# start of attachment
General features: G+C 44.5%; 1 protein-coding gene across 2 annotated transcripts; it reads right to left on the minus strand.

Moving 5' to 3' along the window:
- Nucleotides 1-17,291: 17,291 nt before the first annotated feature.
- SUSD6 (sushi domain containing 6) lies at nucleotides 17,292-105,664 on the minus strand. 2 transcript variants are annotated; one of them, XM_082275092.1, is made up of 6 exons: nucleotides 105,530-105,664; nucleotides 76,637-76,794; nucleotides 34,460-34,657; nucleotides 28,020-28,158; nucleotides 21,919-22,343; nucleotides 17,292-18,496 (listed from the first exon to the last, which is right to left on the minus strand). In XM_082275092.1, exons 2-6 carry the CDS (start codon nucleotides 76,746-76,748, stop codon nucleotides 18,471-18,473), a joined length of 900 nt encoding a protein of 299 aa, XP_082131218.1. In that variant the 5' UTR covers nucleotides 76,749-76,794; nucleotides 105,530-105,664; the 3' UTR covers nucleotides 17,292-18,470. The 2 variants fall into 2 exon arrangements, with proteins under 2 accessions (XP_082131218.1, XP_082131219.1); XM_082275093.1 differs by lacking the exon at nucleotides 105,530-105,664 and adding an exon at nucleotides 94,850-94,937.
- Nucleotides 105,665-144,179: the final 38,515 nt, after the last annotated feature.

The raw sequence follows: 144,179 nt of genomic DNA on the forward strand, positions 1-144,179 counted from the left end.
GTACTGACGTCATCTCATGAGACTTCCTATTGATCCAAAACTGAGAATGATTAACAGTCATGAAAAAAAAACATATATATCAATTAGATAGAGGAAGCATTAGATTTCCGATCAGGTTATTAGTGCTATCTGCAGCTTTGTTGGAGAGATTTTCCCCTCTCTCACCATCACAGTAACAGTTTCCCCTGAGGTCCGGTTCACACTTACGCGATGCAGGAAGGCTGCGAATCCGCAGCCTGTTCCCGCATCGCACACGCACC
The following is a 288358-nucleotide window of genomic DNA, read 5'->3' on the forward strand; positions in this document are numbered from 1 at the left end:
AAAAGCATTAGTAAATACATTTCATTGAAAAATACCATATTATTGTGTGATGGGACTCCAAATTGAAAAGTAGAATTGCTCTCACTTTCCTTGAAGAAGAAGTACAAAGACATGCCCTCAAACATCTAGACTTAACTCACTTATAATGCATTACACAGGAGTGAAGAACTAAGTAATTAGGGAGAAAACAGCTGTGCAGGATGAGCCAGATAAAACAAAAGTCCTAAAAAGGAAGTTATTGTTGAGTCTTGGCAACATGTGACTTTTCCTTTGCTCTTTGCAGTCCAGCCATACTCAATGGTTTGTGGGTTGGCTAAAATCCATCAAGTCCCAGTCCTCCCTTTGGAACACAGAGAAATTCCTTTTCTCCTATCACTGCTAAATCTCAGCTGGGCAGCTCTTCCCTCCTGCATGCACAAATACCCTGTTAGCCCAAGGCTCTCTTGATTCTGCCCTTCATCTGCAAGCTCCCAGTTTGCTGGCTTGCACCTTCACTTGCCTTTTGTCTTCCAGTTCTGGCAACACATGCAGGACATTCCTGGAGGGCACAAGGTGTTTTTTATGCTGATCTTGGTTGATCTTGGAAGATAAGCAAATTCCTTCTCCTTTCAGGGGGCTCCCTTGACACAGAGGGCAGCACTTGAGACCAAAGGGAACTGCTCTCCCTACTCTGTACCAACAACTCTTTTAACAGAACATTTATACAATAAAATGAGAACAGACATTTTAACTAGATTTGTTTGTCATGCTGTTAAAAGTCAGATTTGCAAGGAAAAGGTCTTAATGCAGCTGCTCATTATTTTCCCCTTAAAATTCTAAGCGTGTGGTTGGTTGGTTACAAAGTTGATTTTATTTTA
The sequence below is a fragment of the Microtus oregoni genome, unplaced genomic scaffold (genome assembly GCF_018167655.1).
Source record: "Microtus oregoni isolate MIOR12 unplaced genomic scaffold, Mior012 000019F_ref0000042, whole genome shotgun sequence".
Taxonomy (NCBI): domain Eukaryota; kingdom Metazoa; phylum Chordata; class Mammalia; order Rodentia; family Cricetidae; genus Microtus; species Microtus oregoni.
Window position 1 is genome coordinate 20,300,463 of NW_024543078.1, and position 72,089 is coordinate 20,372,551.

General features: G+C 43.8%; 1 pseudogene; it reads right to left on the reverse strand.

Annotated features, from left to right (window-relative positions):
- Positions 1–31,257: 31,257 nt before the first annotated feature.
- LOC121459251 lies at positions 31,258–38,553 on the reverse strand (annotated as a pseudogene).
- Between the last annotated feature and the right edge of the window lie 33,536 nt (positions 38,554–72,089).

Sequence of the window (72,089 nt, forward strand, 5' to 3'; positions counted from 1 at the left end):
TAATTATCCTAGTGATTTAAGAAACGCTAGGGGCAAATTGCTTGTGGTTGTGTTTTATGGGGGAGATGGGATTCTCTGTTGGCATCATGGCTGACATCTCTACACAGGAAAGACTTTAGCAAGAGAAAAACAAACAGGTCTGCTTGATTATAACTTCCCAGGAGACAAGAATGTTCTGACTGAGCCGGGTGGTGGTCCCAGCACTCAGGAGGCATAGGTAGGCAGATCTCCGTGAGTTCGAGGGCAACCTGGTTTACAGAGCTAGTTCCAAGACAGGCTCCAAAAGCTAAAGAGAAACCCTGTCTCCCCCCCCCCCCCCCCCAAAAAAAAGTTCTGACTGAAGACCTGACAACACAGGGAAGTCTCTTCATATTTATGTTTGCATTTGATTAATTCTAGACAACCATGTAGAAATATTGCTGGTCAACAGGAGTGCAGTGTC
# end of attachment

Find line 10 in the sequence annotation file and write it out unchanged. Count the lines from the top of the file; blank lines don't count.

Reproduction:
The sequence below is a fragment of the Microtus oregoni genome, unplaced genomic scaffold (genome assembly GCF_018167655.1).